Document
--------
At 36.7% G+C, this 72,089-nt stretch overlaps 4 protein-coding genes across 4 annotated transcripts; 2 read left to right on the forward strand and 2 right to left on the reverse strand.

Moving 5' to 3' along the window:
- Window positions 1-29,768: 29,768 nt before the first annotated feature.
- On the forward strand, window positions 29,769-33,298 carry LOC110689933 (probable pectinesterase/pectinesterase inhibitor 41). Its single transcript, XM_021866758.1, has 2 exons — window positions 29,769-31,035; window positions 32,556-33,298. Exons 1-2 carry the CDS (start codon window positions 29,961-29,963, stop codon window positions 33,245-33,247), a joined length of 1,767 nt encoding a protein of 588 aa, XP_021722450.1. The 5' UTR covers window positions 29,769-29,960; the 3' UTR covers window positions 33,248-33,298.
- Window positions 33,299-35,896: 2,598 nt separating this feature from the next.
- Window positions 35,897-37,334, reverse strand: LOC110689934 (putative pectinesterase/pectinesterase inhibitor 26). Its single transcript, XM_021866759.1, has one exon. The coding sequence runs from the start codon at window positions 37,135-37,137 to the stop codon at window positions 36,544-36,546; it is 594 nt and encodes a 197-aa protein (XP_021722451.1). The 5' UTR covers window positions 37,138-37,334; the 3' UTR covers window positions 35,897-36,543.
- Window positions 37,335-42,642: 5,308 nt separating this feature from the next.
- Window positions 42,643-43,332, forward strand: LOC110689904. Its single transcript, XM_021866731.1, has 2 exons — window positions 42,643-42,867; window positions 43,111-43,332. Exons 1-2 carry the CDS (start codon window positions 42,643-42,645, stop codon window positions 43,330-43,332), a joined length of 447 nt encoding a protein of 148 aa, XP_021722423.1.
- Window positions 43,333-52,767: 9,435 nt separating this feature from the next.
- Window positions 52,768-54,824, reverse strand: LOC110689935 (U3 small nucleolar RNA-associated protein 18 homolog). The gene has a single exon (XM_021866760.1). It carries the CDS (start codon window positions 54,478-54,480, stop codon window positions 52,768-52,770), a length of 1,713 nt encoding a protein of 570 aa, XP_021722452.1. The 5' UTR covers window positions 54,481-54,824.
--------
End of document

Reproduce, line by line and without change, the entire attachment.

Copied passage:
At 36.7% G+C, this 72,089-nt stretch overlaps 4 protein-coding genes across 4 annotated transcripts; 2 read left to right on the forward strand and 2 right to left on the reverse strand.

Moving 5' to 3' along the window:
- Window positions 1-29,768: 29,768 nt before the first annotated feature.
- On the forward strand, window positions 29,769-33,298 carry LOC110689933 (probable pectinesterase/pectinesterase inhibitor 41). Its single transcript, XM_021866758.1, has 2 exons — window positions 29,769-31,035; window positions 32,556-33,298. Exons 1-2 carry the CDS (start codon window positions 29,961-29,963, stop codon window positions 33,245-33,247), a joined length of 1,767 nt encoding a protein of 588 aa, XP_021722450.1. The 5' UTR covers window positions 29,769-29,960; the 3' UTR covers window positions 33,248-33,298.
- Window positions 33,299-35,896: 2,598 nt separating this feature from the next.
- Window positions 35,897-37,334, reverse strand: LOC110689934 (putative pectinesterase/pectinesterase inhibitor 26). Its single transcript, XM_021866759.1, has one exon. The coding sequence runs from the start codon at window positions 37,135-37,137 to the stop codon at window positions 36,544-36,546; it is 594 nt and encodes a 197-aa protein (XP_021722451.1). The 5' UTR covers window positions 37,138-37,334; the 3' UTR covers window positions 35,897-36,543.
- Window positions 37,335-42,642: 5,308 nt separating this feature from the next.
- Window positions 42,643-43,332, forward strand: LOC110689904. Its single transcript, XM_021866731.1, has 2 exons — window positions 42,643-42,867; window positions 43,111-43,332. Exons 1-2 carry the CDS (start codon window positions 42,643-42,645, stop codon window positions 43,330-43,332), a joined length of 447 nt encoding a protein of 148 aa, XP_021722423.1.
- Window positions 43,333-52,767: 9,435 nt separating this feature from the next.
- Window positions 52,768-54,824, reverse strand: LOC110689935 (U3 small nucleolar RNA-associated protein 18 homolog). The gene has a single exon (XM_021866760.1). It carries the CDS (start codon window positions 54,478-54,480, stop codon window positions 52,768-52,770), a length of 1,713 nt encoding a protein of 570 aa, XP_021722452.1. The 5' UTR covers window positions 54,481-54,824.